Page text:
Next to mortgage or rent payments, health insurance premiums are among the top financial monthly expenditures made by non-subsidized individual policy holders in the U.S. A healthy, 50 year old non-smoking male in Dallas will pay $551.15 per month in premiums, a total of $6613.80 in 2015, for a Blue Cross Blue Shield (BCBS) Silver Choice PPO plan purchased through the Affordable Care Act's health insurance exchange (healthcare.gov). Assuming he requires only an annual in-network physical exam and routine tests, the insurer will need to pay out (on average) less than $200 for the patient's care. The man who watches his diet, visits the gym regularly and remains healthy will have made $6413.80 in gross profit for BCBS of TX in 2015 - a margin of 3306.9%.
Much like safe drivers, individuals who take preventative steps to ensure their wellness are statistically less likely to need chronic care or to experience major medical events according to the Centers for Disease Control (CDC). Health insurance companies profit handsomely from the premiums the individuals pay and the doctor and hospital visits they avoid. Realizing this, most major health insurance companies have begun to offer consumers discounts on gym memberships, visits to optical stores and other wellness based savings.
Health conscious consumers who have proven their value to insurers over the course of twelve months deserve to receive financial reimbursement for their efforts. Even a year's worth of successful compliance by those patients facing on-going conditions such as diabetes would prove beneficial to patient and insurer. The old marketing adage, "Cash is King" is a time tested truth for good reason. By offering cash rebates rather than less enticing discounts, health insurers and individuals both stand to benefit. Savings at the vitamin store and your next pair of glasses is nice, but not as enticing as a health insurance rebate check.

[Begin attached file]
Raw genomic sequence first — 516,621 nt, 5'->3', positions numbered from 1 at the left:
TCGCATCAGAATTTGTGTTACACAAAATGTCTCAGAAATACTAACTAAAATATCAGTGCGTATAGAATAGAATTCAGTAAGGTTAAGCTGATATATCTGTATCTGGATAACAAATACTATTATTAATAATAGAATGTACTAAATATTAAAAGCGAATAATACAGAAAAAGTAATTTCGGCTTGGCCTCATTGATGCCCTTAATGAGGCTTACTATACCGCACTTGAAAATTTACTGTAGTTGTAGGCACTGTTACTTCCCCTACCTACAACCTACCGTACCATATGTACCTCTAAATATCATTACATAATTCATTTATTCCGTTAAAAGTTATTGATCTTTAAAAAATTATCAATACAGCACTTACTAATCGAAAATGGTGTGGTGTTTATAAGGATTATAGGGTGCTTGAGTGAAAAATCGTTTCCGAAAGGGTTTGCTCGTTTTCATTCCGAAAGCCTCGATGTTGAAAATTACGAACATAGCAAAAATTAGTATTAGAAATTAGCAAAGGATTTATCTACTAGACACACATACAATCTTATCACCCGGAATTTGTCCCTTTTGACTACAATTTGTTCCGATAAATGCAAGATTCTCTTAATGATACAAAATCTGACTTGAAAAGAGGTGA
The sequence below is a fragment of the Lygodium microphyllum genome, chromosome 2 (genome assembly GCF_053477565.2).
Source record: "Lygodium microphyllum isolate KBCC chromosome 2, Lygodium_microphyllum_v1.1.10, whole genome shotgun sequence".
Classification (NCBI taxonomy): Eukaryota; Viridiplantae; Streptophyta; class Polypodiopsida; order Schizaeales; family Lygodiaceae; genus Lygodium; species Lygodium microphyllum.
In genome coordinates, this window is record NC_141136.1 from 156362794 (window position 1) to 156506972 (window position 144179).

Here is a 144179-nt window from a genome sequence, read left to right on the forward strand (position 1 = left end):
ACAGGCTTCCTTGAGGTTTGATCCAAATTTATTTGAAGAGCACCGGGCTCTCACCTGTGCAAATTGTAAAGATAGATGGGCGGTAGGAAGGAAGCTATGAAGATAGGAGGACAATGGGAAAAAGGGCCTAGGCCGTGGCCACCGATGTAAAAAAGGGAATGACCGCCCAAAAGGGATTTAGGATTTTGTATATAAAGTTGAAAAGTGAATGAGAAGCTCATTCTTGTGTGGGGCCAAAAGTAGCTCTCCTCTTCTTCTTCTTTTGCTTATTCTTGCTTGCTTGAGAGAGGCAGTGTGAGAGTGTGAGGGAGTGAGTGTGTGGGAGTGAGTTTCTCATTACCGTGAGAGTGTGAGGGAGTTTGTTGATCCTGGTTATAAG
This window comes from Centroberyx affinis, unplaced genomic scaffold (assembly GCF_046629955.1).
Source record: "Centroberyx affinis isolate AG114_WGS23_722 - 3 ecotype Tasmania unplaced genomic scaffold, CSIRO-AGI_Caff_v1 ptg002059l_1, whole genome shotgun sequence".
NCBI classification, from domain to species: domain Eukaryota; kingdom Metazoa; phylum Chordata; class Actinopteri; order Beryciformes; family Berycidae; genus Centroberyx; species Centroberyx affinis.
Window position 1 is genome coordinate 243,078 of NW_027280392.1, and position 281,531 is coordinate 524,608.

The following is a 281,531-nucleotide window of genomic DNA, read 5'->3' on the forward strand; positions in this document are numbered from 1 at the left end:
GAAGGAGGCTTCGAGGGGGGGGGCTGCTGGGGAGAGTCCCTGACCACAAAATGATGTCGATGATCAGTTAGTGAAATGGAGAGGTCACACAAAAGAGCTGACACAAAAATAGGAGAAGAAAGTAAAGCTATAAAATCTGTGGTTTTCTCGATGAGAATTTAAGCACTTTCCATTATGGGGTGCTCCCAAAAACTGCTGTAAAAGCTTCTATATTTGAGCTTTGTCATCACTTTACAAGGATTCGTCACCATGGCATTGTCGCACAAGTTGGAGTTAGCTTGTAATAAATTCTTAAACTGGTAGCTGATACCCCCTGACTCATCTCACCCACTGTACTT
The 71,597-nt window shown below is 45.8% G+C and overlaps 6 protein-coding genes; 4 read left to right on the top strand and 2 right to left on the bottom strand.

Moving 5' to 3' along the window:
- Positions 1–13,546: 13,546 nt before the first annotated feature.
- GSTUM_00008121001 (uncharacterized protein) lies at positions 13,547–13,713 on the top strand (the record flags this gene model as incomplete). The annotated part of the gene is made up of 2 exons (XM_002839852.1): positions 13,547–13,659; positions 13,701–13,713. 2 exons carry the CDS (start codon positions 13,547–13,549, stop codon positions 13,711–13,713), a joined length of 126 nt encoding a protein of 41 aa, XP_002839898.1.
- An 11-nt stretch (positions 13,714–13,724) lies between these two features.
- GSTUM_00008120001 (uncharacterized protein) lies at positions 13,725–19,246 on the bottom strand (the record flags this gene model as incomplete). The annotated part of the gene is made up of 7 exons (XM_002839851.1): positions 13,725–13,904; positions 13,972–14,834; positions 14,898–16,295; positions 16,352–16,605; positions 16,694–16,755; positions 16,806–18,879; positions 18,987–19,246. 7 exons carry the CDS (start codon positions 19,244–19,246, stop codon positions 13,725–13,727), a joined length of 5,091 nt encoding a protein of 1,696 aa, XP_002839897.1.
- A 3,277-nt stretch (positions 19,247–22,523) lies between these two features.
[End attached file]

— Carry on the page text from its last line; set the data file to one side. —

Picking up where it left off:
Health insurance companies are only a few simple mobile apps away from developing wellness cash back savings programs that benefit both the consumer and the insurer. Going to the gym or out for a walk? Check in with your "Healthy Patient Discount" app and get credit for it. Had your annual preventative exam and flu shot? Get credit for that, too. Take your children to get their vaccinations? Finish the year without any major health related issues because of your efforts? Look for your rebate check in the mail from your insurer. The parameters for these wellness programs, crafted by each insurer, could be used by the insurers as a means to educate and motivate their members, lessen risk and as a point of differentiation in their sales/marketing efforts to attract new members, just as all major automotive insurers have done through "safe driver" programs.
Healthy member cash back programs, designed to deliver real financial rewards to healthcare consumers, may even attract young, healthy individuals into the health insurance fold who simply can't justify the financial outlay.
Most large employers offer wellness programs to their employees to drive down the costs the companies pay insurers as well as to improve the physical, fiscal and behavioral health of their workers. Individual policy holders should receive the same type of financial incentives and rewards. With considerably more of the health insurance costs falling on the shoulders of individuals (less than 60% of Americans receive their healthcare benefits from their employers), it makes good sense for health insurers to send a check to those members committed to personal wellness at the end of the policy's annual term.
An ounce of prevention is worth a pound of cure. As for the health conscious 50-year old living in Texas? He deserves some of his $6413.80 back.
Sarah O'Leary is a consumer healthcare expert, author, and founder of Exhale Healthcare Advocates, LLC (www.exhalehealth.com).